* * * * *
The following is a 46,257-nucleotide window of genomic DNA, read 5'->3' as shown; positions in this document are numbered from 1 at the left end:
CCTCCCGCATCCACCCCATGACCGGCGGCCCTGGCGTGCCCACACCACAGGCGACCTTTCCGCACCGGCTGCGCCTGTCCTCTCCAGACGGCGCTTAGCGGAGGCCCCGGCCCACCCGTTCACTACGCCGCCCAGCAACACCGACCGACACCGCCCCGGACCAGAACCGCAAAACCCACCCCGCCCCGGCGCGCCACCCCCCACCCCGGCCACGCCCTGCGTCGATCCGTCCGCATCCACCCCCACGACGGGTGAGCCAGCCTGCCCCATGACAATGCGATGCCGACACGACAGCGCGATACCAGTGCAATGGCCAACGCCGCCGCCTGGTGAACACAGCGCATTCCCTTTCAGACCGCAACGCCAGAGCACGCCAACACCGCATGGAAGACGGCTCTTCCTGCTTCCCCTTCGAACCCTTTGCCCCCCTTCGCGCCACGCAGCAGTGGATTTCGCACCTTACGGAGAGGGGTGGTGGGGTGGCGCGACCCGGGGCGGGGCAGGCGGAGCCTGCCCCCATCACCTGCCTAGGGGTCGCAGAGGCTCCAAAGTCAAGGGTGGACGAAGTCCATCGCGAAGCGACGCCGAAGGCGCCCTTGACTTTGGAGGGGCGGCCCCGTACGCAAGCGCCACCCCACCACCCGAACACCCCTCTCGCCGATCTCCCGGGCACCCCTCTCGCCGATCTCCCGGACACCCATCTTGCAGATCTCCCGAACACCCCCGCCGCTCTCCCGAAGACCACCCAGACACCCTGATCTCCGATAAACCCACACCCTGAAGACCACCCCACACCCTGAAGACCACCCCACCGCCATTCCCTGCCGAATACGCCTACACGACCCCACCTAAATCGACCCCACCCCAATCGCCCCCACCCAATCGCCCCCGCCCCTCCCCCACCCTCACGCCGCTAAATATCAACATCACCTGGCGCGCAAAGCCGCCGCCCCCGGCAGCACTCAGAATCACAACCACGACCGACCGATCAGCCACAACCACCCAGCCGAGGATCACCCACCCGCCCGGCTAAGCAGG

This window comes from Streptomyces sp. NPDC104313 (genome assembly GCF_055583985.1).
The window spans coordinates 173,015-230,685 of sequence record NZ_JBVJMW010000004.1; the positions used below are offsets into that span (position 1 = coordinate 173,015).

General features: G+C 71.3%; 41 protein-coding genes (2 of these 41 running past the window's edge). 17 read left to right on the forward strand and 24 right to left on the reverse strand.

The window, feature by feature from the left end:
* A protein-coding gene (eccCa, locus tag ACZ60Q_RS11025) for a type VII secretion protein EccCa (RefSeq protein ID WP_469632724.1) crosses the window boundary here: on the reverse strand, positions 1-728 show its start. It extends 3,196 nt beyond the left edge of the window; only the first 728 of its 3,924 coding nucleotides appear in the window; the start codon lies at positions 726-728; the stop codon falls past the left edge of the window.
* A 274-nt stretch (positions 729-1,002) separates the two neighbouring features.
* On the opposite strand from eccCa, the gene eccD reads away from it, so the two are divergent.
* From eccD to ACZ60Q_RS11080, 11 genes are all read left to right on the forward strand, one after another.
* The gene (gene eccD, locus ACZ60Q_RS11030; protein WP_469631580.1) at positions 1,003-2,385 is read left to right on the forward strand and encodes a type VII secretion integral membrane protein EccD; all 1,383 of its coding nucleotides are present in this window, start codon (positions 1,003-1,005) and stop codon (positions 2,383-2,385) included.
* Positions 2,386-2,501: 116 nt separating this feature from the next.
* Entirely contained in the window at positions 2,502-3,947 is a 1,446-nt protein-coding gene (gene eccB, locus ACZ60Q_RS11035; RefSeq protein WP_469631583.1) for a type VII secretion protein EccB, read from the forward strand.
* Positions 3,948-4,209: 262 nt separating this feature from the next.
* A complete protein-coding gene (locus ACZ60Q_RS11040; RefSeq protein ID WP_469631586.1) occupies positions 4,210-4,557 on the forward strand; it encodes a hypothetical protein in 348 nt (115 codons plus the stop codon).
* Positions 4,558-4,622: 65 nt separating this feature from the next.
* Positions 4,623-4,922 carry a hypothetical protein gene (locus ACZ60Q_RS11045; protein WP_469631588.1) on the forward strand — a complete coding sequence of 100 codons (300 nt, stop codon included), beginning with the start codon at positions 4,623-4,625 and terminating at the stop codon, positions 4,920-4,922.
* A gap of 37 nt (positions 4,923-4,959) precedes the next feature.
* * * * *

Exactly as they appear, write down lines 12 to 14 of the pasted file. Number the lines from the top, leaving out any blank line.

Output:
* Positions 2,386-2,501: 116 nt separating this feature from the next.
* Entirely contained in the window at positions 2,502-3,947 is a 1,446-nt protein-coding gene (gene eccB, locus ACZ60Q_RS11035; RefSeq protein WP_469631583.1) for a type VII secretion protein EccB, read from the forward strand.
* Positions 3,948-4,209: 262 nt separating this feature from the next.